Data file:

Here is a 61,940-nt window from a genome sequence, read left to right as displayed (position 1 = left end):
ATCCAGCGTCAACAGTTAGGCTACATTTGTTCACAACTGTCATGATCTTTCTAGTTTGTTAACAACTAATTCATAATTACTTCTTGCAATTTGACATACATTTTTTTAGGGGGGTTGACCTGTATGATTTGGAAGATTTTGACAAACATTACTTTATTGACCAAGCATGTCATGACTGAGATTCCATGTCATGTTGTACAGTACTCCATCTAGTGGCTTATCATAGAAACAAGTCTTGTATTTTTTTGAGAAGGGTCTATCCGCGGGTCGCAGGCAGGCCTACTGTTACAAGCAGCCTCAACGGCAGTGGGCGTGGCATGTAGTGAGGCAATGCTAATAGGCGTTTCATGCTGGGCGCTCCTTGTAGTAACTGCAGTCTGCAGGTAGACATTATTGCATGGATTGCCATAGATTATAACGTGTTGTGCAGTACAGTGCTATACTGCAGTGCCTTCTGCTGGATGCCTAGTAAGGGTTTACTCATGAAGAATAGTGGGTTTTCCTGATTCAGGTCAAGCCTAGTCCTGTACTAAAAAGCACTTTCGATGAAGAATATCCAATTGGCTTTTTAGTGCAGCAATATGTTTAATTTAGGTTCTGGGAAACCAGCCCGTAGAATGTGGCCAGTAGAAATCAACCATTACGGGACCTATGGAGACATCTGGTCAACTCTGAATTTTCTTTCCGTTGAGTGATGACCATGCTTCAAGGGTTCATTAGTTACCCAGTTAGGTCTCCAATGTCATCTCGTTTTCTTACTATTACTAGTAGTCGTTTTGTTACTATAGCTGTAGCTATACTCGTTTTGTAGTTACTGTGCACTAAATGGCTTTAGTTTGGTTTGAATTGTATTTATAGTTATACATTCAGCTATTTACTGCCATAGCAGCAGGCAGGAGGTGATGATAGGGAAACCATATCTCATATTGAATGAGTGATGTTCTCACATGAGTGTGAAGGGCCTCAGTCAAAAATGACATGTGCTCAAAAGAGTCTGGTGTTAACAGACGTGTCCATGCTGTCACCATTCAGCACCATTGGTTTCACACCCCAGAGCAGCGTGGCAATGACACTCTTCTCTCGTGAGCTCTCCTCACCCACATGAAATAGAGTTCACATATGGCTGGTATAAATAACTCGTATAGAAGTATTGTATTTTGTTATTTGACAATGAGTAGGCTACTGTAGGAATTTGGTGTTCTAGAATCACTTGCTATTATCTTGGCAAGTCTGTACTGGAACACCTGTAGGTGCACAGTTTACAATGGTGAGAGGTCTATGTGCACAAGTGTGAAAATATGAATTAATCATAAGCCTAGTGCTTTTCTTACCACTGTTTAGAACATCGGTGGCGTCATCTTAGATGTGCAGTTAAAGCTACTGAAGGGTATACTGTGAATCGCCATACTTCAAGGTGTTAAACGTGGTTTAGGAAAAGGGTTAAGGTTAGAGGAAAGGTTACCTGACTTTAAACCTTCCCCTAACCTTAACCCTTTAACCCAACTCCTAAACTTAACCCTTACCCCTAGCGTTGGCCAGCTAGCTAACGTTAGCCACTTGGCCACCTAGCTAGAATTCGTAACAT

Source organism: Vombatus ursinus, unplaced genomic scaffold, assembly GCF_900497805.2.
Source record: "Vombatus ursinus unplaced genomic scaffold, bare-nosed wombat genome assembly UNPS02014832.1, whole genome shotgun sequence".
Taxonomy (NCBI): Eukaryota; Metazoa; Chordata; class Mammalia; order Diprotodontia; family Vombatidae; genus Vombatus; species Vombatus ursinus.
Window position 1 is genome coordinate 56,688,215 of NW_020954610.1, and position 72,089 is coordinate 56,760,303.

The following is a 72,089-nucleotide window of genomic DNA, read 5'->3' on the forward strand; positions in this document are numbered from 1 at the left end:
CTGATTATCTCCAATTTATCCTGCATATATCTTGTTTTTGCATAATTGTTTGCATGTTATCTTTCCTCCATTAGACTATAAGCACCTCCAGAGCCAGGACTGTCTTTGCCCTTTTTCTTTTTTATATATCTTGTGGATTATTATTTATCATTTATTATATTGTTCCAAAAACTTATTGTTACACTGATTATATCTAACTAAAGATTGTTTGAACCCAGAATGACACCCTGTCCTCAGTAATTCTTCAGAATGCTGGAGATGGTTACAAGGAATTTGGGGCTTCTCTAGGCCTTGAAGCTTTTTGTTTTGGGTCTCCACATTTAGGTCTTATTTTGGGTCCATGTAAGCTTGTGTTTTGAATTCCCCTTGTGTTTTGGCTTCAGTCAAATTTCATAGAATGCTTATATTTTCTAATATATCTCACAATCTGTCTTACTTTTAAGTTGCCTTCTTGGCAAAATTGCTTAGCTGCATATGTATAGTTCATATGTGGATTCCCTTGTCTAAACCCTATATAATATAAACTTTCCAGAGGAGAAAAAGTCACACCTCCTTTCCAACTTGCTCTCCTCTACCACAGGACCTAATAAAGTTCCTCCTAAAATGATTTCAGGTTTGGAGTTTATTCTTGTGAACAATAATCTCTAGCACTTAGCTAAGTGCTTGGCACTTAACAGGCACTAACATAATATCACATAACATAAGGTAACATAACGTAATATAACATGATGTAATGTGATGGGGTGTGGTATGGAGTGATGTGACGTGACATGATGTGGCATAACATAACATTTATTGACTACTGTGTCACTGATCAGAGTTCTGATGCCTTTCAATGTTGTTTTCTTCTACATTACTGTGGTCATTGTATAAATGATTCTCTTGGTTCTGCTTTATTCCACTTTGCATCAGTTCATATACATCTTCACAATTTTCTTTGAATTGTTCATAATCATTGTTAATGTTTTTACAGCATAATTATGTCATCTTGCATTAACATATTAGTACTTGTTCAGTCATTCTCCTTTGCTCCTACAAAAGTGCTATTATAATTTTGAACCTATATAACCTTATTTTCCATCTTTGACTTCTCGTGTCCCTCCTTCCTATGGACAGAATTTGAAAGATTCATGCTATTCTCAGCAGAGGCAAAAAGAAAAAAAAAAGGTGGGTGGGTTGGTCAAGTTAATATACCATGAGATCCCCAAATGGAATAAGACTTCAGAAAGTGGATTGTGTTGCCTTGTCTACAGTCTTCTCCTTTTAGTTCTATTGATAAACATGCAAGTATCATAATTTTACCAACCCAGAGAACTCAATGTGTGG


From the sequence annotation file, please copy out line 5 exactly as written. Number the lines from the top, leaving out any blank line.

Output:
Taxonomy (NCBI): Eukaryota; Metazoa; Chordata; class Mammalia; order Diprotodontia; family Vombatidae; genus Vombatus; species Vombatus ursinus.